Tuesday March 23rd, 2010

“Hell is story friendly.”

tony-sopranoAt Powell’s, novelist James Hynes has a brief essay titled “In Defense of Unlikable Characters.” I have to agree with Hynes that the very idea of defending them seems a little strange, given how common they are in great literature.

I’m always a little taken aback and (I’ll admit it) a little defensive when readers of my books say that they find my protagonists “unlikable,” like it’s a bad thing. My usual response comes in one of two forms, which are mutually contradictory. The response I usually actually make is, “So what?” After which I proceed to make the same argument I’ve just made above: Is Macbeth likable? Is Ahab? Is Tony Soprano? (Well, actually, Tony sometimes is, but let’s not complicate things.) Literary characters aren’t necessarily meant to be role models, I argue, but truthful representations of lifelike people in all their warty glory. Not to mention that bad behavior is usually the hot little engine at the heart of every narrative. As Charles Baxter puts it, hell is story friendly. Who wants to read about Emma Bovary staying faithful to her husband?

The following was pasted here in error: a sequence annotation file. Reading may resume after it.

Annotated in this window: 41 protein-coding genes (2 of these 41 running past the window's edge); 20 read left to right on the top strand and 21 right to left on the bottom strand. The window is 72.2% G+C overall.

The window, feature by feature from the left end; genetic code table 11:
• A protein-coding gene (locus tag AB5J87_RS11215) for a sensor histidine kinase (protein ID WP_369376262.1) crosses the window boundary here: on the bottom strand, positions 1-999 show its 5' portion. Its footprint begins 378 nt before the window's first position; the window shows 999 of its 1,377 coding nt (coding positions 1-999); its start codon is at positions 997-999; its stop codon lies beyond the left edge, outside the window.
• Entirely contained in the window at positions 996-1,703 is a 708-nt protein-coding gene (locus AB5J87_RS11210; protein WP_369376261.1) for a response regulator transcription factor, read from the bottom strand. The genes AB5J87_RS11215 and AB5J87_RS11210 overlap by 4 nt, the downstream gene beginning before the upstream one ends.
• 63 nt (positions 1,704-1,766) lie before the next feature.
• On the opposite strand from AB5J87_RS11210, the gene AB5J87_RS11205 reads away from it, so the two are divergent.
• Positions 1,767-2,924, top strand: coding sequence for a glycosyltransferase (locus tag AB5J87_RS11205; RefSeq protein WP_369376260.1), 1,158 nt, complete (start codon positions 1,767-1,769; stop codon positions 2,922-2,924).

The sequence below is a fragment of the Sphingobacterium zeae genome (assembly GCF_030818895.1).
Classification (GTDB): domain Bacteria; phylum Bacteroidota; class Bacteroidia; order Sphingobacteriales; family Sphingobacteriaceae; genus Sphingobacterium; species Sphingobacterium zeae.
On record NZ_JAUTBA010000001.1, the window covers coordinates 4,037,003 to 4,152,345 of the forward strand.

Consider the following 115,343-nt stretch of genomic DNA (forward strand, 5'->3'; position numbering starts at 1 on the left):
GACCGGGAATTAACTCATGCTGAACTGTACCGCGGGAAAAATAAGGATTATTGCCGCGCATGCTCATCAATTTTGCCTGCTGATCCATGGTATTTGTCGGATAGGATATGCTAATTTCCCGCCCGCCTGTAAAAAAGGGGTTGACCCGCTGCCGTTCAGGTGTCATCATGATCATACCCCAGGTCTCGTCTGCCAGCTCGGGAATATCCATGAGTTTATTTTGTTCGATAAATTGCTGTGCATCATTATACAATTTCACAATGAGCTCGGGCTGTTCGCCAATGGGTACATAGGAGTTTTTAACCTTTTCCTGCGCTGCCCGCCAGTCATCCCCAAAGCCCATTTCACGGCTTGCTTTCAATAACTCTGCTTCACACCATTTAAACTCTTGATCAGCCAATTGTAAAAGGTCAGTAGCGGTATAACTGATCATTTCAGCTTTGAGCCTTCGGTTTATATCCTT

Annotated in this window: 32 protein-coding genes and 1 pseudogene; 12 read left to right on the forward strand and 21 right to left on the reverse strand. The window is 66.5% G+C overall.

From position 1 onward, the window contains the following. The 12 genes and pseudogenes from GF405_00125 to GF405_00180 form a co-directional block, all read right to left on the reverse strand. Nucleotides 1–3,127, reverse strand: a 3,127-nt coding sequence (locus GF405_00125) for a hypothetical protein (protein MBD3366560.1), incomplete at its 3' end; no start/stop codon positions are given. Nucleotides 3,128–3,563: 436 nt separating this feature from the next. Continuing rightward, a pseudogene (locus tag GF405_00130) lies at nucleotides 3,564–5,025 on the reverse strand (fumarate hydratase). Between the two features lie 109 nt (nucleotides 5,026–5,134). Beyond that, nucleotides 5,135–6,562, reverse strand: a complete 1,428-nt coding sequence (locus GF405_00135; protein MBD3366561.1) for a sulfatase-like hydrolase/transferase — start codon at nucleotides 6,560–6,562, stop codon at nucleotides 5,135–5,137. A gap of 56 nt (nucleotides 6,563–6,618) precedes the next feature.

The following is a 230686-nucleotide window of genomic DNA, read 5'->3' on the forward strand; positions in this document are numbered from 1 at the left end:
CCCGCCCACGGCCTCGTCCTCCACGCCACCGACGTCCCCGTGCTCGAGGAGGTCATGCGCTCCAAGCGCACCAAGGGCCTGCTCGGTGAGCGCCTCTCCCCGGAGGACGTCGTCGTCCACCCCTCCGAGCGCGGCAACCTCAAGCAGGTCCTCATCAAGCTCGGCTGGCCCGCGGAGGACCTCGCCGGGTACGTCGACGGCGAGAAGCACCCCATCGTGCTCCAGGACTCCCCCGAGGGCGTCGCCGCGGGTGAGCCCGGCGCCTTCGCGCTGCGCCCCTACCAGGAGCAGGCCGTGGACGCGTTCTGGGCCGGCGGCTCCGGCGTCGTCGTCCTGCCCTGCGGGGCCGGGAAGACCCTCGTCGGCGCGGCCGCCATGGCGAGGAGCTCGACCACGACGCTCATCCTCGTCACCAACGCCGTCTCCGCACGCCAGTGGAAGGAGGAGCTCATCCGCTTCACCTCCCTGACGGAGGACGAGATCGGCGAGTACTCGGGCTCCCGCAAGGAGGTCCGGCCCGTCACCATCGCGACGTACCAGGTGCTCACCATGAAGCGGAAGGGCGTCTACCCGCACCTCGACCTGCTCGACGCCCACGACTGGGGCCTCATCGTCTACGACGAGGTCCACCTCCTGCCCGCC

I would add to Hynes’ argument that unlikable central characters can be especially welcome as engines for comedy. The first three examples that spring to mind are Lewis “Teabag” Miner in Sam Lipsyte’s Home Land, John Self in Martin Amis’ Money, and Ignatius J. Reilly in John Kennedy Toole’s A Confederacy of Dunces.